Fluorescent knock-in mice to decipher the physiopathological role of G protein-coupled receptors

Glikmann-Johnston, Yifat, Saling, Michael M., Reutens, David C. and Stout, Julie C. (2015) Fluorescent knock-in mice to decipher the physiopathological role of G protein-coupled receptors. Frontiers in Pharmacology, 6 289: . doi:10.3389/fphar.2015.00289

Author Glikmann-Johnston, Yifat
Saling, Michael M.
Reutens, David C.
Stout, Julie C.
Title Fluorescent knock-in mice to decipher the physiopathological role of G protein-coupled receptors
Journal name Frontiers in Pharmacology   Check publisher's open access policy
ISSN 1663-9812
Publication date 2015-12-10
Year available 2015
Sub-type Article (original research)
DOI 10.3389/fphar.2015.00289
Open Access Status DOI
Volume 6
Issue 289
Total pages 10
Place of publication Lausanne, Switzerland
Publisher Frontiers Research Foundation
Language eng
Formatted abstract
Spatial cognition is fundamental for survival in the topographically complex environments inhabited by humans and other animals. The hippocampus, which has a central role in spatial cognition, is characterized by high concentration of serotonin (5-hydroxytryptamine; 5-HT) receptor binding sites, particularly of the 1A receptor (5-HT1A) subtype. This review highlights converging evidence for the role of hippocampal 5-HT1A receptors in spatial learning and memory. We consider studies showing that activation or blockade of the 5-HT1A receptors using agonists or antagonists, respectively, lead to changes in spatial learning and memory. For example, pharmacological manipulation to induce 5-HT release, or to block 5-HT uptake, have indicated that increased extracellular 5-HT concentrations maintain or improve memory performance. In contrast, reduced levels of 5-HT have been shown to impair spatial memory. Furthermore, the lack of 5-HT1A receptor subtype in single gene knockout mice is specifically associated with spatial memory impairments. These findings, along with evidence from recent cognitive imaging studies using positron emission tomography (PET) with 5-HT1A receptor ligands, and studies of individual genetic variance in 5-HT1A receptor availability, strongly suggests that 5-HT, mediated by the 5-HT1A receptor subtype, plays a key role in spatial learning and memory.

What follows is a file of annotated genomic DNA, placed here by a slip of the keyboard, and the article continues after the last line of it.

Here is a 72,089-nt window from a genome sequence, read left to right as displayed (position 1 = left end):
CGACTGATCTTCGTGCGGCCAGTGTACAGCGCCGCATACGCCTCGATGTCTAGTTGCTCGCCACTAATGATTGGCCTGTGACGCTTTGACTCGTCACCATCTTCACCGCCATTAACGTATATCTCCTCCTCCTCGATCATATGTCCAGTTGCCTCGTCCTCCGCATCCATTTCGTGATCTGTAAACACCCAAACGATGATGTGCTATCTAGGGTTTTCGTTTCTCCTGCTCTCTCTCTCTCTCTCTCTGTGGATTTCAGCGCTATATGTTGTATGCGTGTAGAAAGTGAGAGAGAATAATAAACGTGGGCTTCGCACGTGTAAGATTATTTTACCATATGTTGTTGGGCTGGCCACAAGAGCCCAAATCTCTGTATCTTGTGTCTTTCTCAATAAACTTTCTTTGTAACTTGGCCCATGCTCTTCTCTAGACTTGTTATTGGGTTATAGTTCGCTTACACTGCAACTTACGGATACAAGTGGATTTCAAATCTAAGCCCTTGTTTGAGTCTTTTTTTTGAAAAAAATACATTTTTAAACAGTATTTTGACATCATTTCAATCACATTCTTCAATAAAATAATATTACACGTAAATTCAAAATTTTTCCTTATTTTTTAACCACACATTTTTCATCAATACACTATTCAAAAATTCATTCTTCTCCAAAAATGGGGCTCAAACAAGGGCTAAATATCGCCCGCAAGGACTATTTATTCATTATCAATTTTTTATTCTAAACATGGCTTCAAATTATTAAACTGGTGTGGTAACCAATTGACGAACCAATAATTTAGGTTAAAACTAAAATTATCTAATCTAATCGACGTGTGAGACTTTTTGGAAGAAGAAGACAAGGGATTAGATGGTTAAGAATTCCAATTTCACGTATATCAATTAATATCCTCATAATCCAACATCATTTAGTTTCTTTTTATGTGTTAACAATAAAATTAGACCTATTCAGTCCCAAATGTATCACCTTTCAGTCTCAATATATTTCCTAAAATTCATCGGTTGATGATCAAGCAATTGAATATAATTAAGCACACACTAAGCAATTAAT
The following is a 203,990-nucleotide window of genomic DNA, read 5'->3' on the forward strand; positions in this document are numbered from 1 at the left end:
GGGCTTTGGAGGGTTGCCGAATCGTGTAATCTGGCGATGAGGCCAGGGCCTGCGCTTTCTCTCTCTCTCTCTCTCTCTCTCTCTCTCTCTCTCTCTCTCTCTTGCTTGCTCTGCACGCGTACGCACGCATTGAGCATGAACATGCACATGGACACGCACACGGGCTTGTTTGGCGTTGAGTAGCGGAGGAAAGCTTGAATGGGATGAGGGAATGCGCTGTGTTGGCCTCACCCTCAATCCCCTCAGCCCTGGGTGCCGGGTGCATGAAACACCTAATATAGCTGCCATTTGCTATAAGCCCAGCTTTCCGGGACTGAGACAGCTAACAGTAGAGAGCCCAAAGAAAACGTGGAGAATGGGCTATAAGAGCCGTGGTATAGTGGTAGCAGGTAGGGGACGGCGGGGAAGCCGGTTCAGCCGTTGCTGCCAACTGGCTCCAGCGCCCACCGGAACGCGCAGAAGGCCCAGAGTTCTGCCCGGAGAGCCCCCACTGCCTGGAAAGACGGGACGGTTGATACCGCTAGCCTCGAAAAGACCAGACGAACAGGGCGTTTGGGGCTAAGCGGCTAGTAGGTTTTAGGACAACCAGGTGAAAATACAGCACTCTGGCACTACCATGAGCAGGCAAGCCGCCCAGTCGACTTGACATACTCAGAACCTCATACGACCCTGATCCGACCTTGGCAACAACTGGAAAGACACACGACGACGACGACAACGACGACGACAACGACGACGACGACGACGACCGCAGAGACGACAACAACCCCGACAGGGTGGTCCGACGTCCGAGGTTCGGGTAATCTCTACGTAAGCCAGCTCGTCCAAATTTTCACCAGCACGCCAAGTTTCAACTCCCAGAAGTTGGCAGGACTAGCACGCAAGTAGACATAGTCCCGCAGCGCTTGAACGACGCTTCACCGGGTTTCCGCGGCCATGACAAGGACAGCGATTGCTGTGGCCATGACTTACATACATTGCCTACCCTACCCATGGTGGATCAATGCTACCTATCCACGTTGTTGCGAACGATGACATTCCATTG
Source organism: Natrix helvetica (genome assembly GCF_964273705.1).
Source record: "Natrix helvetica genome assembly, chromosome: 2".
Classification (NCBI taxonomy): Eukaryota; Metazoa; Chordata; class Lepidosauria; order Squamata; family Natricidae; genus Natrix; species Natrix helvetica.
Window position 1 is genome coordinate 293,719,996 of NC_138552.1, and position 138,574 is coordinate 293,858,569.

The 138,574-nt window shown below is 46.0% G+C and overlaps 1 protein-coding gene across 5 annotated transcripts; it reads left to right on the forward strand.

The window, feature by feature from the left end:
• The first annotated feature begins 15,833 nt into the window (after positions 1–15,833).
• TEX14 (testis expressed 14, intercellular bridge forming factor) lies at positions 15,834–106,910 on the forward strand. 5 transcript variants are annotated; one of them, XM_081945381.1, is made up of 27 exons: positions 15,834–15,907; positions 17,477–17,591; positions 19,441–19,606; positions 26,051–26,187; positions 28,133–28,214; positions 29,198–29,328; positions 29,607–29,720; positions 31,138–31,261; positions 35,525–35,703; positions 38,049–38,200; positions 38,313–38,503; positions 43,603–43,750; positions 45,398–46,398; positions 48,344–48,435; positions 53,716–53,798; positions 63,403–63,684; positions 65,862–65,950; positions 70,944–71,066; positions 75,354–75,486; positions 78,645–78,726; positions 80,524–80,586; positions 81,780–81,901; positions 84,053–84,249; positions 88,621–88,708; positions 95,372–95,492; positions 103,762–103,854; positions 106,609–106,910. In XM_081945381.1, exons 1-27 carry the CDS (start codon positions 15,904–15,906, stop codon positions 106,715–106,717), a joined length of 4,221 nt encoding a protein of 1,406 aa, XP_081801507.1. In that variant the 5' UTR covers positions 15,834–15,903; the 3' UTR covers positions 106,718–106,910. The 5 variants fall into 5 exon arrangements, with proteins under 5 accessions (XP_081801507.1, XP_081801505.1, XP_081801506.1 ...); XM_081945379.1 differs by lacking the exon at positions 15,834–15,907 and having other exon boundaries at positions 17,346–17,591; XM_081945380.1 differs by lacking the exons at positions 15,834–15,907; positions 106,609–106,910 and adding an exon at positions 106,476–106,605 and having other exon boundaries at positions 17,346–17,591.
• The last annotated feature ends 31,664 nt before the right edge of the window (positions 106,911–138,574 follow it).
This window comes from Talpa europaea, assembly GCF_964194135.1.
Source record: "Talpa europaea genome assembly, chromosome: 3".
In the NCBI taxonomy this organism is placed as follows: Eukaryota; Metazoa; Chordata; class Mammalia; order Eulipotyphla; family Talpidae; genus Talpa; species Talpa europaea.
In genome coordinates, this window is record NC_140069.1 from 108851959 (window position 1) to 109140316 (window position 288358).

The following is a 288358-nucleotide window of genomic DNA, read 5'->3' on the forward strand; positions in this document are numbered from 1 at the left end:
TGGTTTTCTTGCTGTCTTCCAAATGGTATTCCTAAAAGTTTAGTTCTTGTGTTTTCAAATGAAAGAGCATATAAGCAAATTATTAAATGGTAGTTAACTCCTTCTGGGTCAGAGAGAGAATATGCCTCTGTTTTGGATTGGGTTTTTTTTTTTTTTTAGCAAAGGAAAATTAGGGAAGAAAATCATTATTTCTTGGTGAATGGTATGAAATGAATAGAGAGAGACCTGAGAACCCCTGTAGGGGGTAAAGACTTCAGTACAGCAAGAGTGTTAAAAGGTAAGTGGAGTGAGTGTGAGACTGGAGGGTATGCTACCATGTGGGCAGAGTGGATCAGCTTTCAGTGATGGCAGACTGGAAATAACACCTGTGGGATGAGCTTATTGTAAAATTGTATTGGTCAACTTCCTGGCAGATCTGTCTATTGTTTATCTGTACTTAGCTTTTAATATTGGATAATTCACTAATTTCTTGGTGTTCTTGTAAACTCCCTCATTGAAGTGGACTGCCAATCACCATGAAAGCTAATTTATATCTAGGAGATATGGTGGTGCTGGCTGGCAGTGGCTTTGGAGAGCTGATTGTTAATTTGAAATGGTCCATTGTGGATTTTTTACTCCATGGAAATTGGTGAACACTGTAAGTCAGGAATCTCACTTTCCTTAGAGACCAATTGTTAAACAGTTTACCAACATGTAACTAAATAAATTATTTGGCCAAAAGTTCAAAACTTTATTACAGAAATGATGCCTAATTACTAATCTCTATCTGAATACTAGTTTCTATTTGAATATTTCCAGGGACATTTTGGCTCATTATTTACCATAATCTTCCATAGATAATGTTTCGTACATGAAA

Keyword Serotonin
Spatial cognition
Q-Index Code C1
Q-Index Status Provisional Code
Institutional Status UQ

Document type: Journal Article
Sub-type: Article (original research)
Collections: Official 2016 Collection
Centre for Advanced Imaging Publications
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